FOOD OF WAR COLLECTIVE
CLOUDED LANDS, CHERNOBYL, 30 YEARS LATER
Conflicts, social struggles and the legitimate and historical claim for the right to
have land are the core of this thought-provoking committed and bold artistic project. Access to food, exploitation of resources, the manufacturing of food in the hands of the big companies that not only impose hard working conditions on their workers, but also the modification of traditional eating habits, led the Colombian artist Omar Castañeda to create an artistic collective that could warn society about the radical changes that the rural world is increasing undergoing.
Food of War is a multidisciplinary Art Collective dedicated to explore the relationship between food and war through art. The collective formed by artists Omar Castañeda, Hernan Barros, Quintina Valero, Simone Mattar, Zinahida Lihacheva and Carolina Muñoz has developed its projects in very different parts of the world, such as the Middle East, Brasil, Italy, Germany and the Ukraine.
The proposal that the collective has put forward on this occasion looks back into the consequences of the radioactive spill that took place in the nuclear power station in Chernobyl (Ukraine) in 1986. The Chernobyl disaster occurred during the Cold War and it alarmed the whole Europe about what was safe to eat and drink. Clouded Lands, 30 years Chernobyl started in Kiev (Ukraine) in April 2016 and has travelled since to Germany, Italy, Spain, and the UK.
The artistic work carried out by this collective uses different strategies to promote social reflection: social initiatives, documentaries, performances, objects made out of unusual products to catch people’s attention, photography, painting and cinema. Each member was free to approach each topic from a different perspective, with the tools of the discipline he or she works with. When we blended the vision of a photographer, a visual artists, a chef, an architect (interested in relating food to other disciplines), an aspiring writer (working on visual effects), a singer, and a designer , we could not imagine where this would take us. Far from going across the same itinerary in different vehicles, we ended up exploring differents paths together.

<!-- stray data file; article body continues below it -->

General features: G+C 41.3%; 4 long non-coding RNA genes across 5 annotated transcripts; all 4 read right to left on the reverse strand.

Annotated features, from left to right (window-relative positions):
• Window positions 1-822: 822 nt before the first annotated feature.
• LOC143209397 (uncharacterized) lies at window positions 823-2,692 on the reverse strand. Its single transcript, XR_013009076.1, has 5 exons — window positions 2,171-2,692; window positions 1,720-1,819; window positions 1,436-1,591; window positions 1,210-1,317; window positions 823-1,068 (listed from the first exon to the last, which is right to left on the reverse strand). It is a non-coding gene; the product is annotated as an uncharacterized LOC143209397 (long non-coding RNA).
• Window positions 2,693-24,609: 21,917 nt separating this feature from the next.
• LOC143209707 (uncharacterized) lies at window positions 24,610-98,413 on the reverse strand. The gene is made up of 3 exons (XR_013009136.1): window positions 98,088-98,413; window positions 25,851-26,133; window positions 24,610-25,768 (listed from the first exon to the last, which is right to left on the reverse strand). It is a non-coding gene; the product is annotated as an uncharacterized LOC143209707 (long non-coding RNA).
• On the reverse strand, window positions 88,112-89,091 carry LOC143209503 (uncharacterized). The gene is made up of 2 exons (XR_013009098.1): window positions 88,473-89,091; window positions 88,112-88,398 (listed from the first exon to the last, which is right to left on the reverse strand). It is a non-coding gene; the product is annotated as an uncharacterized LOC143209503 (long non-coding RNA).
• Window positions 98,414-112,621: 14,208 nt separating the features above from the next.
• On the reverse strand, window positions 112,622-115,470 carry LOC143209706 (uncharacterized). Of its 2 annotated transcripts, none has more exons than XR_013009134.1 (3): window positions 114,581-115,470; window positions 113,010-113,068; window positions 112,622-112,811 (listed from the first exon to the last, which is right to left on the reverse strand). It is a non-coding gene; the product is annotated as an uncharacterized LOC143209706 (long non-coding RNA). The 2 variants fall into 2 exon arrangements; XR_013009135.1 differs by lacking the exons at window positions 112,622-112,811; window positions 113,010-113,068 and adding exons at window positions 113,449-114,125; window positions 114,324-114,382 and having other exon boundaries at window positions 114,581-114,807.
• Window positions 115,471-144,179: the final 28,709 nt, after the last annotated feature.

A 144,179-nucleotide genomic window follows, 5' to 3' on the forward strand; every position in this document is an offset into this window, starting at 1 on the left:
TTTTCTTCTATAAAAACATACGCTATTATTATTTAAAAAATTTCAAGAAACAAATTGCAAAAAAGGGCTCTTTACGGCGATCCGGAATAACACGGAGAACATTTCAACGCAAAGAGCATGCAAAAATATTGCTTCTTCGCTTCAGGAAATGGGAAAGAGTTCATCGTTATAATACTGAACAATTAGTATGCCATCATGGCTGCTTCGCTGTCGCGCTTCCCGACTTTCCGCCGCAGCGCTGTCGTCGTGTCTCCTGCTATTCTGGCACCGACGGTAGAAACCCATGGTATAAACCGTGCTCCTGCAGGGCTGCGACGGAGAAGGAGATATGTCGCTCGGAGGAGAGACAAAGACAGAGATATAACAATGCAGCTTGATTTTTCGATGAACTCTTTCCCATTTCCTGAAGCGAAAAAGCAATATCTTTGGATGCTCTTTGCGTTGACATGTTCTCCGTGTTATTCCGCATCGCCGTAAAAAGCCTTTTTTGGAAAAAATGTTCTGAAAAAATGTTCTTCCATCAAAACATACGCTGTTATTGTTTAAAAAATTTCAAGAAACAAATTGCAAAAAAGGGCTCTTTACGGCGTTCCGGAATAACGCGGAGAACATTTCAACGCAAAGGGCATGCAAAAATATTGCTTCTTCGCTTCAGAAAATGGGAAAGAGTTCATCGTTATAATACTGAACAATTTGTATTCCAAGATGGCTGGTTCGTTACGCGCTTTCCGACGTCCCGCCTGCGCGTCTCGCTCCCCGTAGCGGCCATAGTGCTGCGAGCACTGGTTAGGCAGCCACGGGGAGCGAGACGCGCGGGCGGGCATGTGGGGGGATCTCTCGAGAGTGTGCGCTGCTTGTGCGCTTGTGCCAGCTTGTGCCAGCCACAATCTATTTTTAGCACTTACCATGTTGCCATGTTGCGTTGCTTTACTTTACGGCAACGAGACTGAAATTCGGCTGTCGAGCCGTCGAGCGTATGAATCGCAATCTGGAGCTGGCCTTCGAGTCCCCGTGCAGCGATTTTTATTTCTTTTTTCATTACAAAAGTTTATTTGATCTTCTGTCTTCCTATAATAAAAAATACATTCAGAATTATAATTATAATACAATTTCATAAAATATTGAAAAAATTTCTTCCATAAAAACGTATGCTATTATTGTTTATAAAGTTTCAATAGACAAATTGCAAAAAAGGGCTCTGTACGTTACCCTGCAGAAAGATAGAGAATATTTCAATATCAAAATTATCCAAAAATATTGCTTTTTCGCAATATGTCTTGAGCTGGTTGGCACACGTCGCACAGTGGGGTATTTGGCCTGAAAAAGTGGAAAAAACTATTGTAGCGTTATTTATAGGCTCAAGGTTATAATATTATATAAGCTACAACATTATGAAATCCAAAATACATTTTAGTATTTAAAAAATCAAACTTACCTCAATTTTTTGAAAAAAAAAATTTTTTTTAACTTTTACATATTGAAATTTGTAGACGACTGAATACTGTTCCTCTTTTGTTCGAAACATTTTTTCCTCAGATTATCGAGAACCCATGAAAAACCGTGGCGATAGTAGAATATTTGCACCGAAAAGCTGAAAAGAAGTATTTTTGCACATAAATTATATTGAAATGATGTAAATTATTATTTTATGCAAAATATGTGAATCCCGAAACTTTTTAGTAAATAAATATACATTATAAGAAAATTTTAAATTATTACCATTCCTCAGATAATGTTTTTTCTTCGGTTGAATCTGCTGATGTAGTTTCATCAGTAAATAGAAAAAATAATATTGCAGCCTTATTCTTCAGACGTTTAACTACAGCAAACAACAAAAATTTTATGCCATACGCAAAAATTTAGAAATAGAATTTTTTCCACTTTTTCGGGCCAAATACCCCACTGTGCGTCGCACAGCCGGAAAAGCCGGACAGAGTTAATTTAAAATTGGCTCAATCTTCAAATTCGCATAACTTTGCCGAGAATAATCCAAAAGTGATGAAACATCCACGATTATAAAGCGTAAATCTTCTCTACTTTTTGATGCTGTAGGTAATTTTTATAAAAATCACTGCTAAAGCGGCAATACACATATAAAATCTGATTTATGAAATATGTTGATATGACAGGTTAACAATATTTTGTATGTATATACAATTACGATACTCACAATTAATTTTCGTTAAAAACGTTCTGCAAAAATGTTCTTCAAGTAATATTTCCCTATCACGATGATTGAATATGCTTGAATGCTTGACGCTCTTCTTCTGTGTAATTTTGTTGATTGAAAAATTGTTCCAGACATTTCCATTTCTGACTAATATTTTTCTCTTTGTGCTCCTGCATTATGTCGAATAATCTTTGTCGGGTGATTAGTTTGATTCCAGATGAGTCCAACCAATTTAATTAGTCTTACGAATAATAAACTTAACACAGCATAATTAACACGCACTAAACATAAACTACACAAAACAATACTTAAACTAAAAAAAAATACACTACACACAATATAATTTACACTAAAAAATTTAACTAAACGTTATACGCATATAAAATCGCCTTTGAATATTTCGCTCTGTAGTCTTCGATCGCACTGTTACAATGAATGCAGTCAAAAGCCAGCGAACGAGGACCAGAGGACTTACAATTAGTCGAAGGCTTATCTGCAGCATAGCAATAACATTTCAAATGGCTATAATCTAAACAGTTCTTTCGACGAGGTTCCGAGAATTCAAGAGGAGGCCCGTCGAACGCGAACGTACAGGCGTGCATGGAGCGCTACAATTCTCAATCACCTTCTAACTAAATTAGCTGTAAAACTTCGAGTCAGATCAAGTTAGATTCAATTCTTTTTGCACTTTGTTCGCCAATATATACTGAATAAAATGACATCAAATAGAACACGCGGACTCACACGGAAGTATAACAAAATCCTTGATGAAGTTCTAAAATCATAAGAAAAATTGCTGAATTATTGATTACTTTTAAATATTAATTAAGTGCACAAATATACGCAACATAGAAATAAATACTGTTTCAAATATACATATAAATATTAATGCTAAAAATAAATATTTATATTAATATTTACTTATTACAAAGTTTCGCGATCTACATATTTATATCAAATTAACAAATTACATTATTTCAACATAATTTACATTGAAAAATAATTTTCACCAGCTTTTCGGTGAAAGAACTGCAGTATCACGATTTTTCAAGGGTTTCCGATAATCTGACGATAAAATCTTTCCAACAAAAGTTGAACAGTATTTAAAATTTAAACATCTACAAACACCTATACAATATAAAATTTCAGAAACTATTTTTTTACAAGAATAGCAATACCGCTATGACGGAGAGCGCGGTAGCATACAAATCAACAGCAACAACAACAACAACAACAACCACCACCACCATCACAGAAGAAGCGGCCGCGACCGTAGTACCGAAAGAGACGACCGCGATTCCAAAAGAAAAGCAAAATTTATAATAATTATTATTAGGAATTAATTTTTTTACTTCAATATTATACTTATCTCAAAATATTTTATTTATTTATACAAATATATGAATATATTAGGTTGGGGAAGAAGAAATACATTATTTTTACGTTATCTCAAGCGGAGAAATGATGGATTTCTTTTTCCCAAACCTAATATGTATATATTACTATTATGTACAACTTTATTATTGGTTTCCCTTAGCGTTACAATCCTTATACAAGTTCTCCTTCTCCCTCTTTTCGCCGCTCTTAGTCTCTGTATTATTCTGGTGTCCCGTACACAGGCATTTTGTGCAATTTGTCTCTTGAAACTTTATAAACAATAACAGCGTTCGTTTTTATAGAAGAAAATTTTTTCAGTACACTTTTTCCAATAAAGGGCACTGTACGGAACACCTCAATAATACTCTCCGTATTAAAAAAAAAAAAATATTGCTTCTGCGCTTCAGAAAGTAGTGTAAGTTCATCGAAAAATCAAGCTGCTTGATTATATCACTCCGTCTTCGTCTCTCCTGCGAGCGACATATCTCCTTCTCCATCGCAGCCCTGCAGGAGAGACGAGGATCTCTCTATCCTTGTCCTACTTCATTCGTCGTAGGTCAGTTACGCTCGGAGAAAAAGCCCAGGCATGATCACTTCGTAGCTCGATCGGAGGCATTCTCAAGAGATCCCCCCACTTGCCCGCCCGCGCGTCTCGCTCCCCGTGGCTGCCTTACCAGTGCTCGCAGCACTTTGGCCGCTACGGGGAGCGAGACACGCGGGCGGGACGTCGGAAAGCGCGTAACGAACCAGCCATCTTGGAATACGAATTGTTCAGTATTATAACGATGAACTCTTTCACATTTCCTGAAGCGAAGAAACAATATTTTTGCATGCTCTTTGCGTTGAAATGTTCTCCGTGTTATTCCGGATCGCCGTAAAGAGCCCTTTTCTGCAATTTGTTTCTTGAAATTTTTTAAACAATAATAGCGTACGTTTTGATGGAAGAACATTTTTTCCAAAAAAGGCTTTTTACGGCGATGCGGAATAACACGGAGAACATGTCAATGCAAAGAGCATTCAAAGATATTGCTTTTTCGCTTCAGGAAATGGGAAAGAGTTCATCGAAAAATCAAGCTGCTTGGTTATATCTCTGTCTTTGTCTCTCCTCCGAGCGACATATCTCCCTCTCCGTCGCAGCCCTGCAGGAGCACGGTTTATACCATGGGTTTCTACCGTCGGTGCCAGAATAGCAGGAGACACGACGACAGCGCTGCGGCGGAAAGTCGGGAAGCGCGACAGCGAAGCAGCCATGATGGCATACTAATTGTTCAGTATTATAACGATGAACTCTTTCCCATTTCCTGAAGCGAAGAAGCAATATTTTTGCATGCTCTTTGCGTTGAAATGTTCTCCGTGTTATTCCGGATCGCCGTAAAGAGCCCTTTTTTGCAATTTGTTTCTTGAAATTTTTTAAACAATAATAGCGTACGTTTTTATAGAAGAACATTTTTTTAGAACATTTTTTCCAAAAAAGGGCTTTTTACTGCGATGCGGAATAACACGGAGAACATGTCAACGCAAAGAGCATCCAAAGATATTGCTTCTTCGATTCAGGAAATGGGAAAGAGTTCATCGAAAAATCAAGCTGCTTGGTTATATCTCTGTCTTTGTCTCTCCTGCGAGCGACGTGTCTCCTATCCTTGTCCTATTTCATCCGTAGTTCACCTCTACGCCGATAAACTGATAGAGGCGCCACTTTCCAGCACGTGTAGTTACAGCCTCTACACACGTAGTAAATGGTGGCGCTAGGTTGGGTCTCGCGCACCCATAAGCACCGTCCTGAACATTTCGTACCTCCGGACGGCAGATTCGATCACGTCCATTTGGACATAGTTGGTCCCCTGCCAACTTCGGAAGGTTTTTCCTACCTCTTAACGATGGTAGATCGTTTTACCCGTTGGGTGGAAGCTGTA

Some of us follow a more social line of work and prefer to get first hand experience with the working environment. As a result, we travelled to Ukraine where we spoke with people who were directly involved in the tragedy, such a some Liquidators (referring to those who carried out risky tasks during and after the Chernobyl disaster) who are still alive. This way of working contrasts with the way of other artists. Those processes influence and strengten each other, covering the whole spectrum, from the scientific approach to one of direct contact with the inhabitants of the affected areas in Ukraine.
Quintina Valero’s series of photographs “Life after Chernobyl” portrays life from Narodichi region, 50km from the nuclear plant and one of the areas worst hit by radiation. Families were advised not to eat produce from their land but poverty had left them with not option but to return to farming.